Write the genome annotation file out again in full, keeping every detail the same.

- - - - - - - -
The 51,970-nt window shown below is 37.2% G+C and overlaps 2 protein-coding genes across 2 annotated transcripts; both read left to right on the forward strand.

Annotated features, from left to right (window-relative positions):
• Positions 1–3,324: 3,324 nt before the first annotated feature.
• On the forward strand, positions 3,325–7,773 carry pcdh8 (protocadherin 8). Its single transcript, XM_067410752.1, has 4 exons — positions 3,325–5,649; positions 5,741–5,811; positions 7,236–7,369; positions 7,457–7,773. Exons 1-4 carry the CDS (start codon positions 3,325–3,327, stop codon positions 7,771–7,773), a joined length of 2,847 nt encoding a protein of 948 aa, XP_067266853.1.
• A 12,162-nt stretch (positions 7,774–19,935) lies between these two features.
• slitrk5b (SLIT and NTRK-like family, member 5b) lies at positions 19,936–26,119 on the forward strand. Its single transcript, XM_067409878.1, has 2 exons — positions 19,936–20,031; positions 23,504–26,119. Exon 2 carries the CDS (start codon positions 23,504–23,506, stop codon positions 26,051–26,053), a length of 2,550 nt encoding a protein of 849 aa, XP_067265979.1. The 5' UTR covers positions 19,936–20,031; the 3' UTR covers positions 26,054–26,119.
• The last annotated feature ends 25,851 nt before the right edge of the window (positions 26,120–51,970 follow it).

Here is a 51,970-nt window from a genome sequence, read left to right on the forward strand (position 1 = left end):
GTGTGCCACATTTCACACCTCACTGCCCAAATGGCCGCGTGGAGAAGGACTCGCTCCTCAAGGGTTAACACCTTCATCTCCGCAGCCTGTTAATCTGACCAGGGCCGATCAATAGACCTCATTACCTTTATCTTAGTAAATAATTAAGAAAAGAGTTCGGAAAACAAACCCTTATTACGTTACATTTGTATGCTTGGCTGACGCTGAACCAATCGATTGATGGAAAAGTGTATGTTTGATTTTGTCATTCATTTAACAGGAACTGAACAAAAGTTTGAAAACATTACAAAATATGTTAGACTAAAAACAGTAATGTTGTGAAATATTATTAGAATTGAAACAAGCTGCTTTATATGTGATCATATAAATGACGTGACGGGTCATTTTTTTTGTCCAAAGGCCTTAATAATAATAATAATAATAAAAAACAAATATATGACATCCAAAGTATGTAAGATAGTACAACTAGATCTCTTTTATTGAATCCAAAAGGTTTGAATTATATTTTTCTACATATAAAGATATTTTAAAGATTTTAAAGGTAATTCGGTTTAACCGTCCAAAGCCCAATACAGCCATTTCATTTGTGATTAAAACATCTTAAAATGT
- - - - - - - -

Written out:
The 51,970-nt window shown below is 37.2% G+C and overlaps 2 protein-coding genes across 2 annotated transcripts; both read left to right on the forward strand.

Annotated features, from left to right (window-relative positions):
• Positions 1–3,324: 3,324 nt before the first annotated feature.
• On the forward strand, positions 3,325–7,773 carry pcdh8 (protocadherin 8). Its single transcript, XM_067410752.1, has 4 exons — positions 3,325–5,649; positions 5,741–5,811; positions 7,236–7,369; positions 7,457–7,773. Exons 1-4 carry the CDS (start codon positions 3,325–3,327, stop codon positions 7,771–7,773), a joined length of 2,847 nt encoding a protein of 948 aa, XP_067266853.1.
• A 12,162-nt stretch (positions 7,774–19,935) lies between these two features.
• slitrk5b (SLIT and NTRK-like family, member 5b) lies at positions 19,936–26,119 on the forward strand. Its single transcript, XM_067409878.1, has 2 exons — positions 19,936–20,031; positions 23,504–26,119. Exon 2 carries the CDS (start codon positions 23,504–23,506, stop codon positions 26,051–26,053), a length of 2,550 nt encoding a protein of 849 aa, XP_067265979.1. The 5' UTR covers positions 19,936–20,031; the 3' UTR covers positions 26,054–26,119.
• The last annotated feature ends 25,851 nt before the right edge of the window (positions 26,120–51,970 follow it).

Here is a 51,970-nt window from a genome sequence, read left to right on the forward strand (position 1 = left end):
GTGTGCCACATTTCACACCTCACTGCCCAAATGGCCGCGTGGAGAAGGACTCGCTCCTCAAGGGTTAACACCTTCATCTCCGCAGCCTGTTAATCTGACCAGGGCCGATCAATAGACCTCATTACCTTTATCTTAGTAAATAATTAAGAAAAGAGTTCGGAAAACAAACCCTTATTACGTTACATTTGTATGCTTGGCTGACGCTGAACCAATCGATTGATGGAAAAGTGTATGTTTGATTTTGTCATTCATTTAACAGGAACTGAACAAAAGTTTGAAAACATTACAAAATATGTTAGACTAAAAACAGTAATGTTGTGAAATATTATTAGAATTGAAACAAGCTGCTTTATATGTGATCATATAAATGACGTGACGGGTCATTTTTTTTGTCCAAAGGCCTTAATAATAATAATAATAATAAAAAACAAATATATGACATCCAAAGTATGTAAGATAGTACAACTAGATCTCTTTTATTGAATCCAAAAGGTTTGAATTATATTTTTCTACATATAAAGATATTTTAAAGATTTTAAAGGTAATTCGGTTTAACCGTCCAAAGCCCAATACAGCCATTTCATTTGTGATTAAAACATCTTAAAATGT